Image

The Richard Mille RM 70-01 Tourbillon Alain Prost retails for GBP 786,000 in the UK. That’s roughly enough to get the new Ferrari 488 Pista in three different colours. Or a half-decent flat in Central London. (Ok, that might be a bit of a stretch). The RM 70-01 has proven a strong seller, despite its astronomical price tag. (Like most Richard Mille watches). So, how does the brand justify the cost?

The short answer is; they don’t. They don’t need to. For the individuals who can afford a Richard Mille timepiece, cost is irrelevant. The rest of us mere mortals meanwhile are left to speculate. As such, here’s why we think the Richard Mille RM 70-01 Tourbillon Alain Prost is so insanely expensive.

A (Very) Brief History Of Richard Mille

Richard Mille is no stranger to selling expensive watches. The company broke the internet in 2010 with the unveiling of the RM 027 Tourbillon for Rafael Nadal. The price tag on that watch was a cool half a mil. Many dismissed it as nothing more than a publicity stunt at the time. How wrong they were. It lay the foundation for the brand to develop ongoing partnerships with numerous high-profile athletes and celebrities. These include sprinter Yohan Blake, pro golfer Bubba Watson and F1 Driver Felipe Massa.

It didn’t start out this way, of course. The origins of the eponymous brand’s founder are quite humble. His career began at the Anguenot watch factory in 1974. There he was responsible for the distribution of watches to Latin America. Seven years later Anguenot was sold to Matra, an aircraft and automobile manufacturer. Mille would become the director of Matra’s watch making business.

Later, Matra sold of its watch division to Seiko. Mille left the business. He started a new watchmaking venture with Parisian jeweller Alain Mauboussin. They produced high-complication watches in collaboration with another giant of the industry; Giulio Papi. (Side note: Giulio Papi is the co-founder of Renaud & Papi, a legendary company specialised in complicated movements. It is now majority owned by Audemars Piguet.)

In 1999 Richard Mille left Mauboussin. He had his own ideas for an avant garde watch brand, influenced by the automotive racing world. He wanted his watches to be lightweight, distinctively shaped and unlike anything the market had seen before. And he knew just the man to help him make his vision a reality. Giulio Papi. In 2001, Richard Mille’s first watch, the RM 001 Tourbillon came to market. And the rest, is history.

Richard Mille RM 70-01 Tourbillon Alain Prost

Fast-forward to the present day. Richard Mille still makes avant garde watches unlike anything the market has seen. The RM 70-01 Tourbillon Alain Prost is a perfect example of this. A celebrity watch inspired by a specific sport – in this case, cycling. But what goes into this sculptural masterpiece that makes it so insanely expensive? We’ll never know the answer to that question but here’s our best guestimate.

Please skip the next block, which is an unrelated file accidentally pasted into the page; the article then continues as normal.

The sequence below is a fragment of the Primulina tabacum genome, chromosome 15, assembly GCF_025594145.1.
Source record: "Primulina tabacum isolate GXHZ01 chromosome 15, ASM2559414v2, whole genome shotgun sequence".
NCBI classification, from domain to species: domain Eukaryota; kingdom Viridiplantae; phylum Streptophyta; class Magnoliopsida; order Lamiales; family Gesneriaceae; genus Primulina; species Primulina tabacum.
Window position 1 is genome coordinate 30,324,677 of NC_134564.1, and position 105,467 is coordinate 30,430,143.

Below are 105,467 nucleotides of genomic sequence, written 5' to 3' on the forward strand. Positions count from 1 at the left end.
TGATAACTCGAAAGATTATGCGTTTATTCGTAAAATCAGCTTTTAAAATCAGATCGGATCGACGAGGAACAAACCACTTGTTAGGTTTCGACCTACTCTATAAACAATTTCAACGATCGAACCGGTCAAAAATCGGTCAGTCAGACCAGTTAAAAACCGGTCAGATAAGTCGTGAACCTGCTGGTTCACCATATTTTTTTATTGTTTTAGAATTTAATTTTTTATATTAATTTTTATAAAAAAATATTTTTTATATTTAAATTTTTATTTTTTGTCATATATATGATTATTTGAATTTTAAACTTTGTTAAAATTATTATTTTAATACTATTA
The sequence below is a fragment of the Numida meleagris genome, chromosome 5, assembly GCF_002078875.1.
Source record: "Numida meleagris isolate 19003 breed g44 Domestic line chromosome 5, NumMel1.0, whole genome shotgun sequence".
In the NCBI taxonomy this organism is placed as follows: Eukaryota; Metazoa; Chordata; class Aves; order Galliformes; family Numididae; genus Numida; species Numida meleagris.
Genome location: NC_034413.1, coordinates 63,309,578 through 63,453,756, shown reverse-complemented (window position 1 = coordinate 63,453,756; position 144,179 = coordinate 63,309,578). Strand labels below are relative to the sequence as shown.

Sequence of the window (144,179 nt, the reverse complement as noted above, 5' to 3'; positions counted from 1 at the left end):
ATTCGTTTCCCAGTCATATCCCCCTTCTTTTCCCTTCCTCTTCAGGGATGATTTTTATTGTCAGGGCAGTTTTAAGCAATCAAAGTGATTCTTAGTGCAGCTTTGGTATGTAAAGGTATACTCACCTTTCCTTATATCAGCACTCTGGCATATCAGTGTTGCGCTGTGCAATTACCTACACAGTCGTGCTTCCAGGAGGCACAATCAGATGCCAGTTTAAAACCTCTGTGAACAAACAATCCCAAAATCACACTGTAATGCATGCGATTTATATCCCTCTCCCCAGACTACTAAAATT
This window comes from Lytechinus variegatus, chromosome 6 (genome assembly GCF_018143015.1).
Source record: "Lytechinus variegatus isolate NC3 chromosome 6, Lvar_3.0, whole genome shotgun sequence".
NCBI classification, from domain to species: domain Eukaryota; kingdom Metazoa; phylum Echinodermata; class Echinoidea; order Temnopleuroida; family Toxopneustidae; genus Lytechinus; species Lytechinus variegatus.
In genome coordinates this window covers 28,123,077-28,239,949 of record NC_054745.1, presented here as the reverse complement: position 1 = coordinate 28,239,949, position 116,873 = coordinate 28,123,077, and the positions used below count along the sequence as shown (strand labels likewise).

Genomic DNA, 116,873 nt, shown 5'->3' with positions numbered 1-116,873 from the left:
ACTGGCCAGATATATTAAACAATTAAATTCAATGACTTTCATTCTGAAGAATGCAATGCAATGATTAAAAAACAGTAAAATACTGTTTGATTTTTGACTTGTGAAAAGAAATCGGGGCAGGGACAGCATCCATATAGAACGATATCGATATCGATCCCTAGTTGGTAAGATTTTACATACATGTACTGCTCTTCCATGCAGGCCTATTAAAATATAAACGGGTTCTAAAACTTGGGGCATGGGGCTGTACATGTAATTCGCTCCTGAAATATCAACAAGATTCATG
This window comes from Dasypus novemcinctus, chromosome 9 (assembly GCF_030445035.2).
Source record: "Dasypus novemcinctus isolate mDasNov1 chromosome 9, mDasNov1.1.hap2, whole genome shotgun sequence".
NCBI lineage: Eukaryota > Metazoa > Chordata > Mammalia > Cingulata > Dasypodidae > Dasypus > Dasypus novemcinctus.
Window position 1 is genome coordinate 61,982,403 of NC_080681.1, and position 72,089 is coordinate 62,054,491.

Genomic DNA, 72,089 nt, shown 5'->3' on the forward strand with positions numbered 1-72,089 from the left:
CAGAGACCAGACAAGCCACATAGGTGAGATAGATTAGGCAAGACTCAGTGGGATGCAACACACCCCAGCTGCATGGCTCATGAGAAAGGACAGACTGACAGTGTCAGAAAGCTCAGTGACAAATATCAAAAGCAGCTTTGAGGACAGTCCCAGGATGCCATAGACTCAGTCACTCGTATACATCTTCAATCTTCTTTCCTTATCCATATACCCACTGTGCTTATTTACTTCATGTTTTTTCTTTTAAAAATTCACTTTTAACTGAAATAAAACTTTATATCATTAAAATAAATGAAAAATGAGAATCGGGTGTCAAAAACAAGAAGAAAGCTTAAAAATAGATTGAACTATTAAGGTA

Unique Design – 10%

The first thing to strike you about the RM 70-01 Tourbillon Alain Prost is its unique aesthetic. According to Richard Mille, it is designed to ‘ensure fabulous comfort on the wrist and optimised legibility of the dial’. The result is a sort of warped tonneau-shaped case that bulges out to one side. It’s intended to be worn on the right wrist and sits quite high up. This is to prevent the crown from digging into your arm when you bend your wrists to grip the handle bars on your bike.

The skeletonized dial is divided into two main sections. The upper half houses the mechanical odometer. The lower half features the tourbillon. Hours and minutes are shown centrally. At 5 o’clock there is a power reserve in the shape of a gauge, powered by a planetary differential. Despite the outrageous case design, the dial is simple and refined. By Richard Mille standards at least.

Not one to shy away from larger cases, the dimensions of the RM 70-01 are 54.88 (H) x 49.48 (W) x 17.65 mm (D). Not a watch to hide away under the cuff by any stretch.

Hi-Tech Materials – 20%

Richard Mille has built its reputation on using cutting-edge materials. These are often adapted from the automotive and aerospace industries. The company has pioneered the use of carbon fibre in watch making in particular. The RM 70-01 Tourbillon Alain Prost is no exception. The distinctive, tonneau shaped tripartite case is constructed from Carbon TPT®. A material Richard Mille uses often for its watch cases.

The technique involves layering hundreds of sheets of carbon fibre. It’s an automated process that changes the orientation of the weft between layers. Heated to 120 °C in an autoclave similar to those used for aeronautic components, the material is then machined at Richard Mille. This process creates random patterns in the layers of carbon. That means no two cases look exactly the same. The result is a super light-weight, super strong tonneau-shaped case that is somehow simultaneously rectangular and asymmetrical.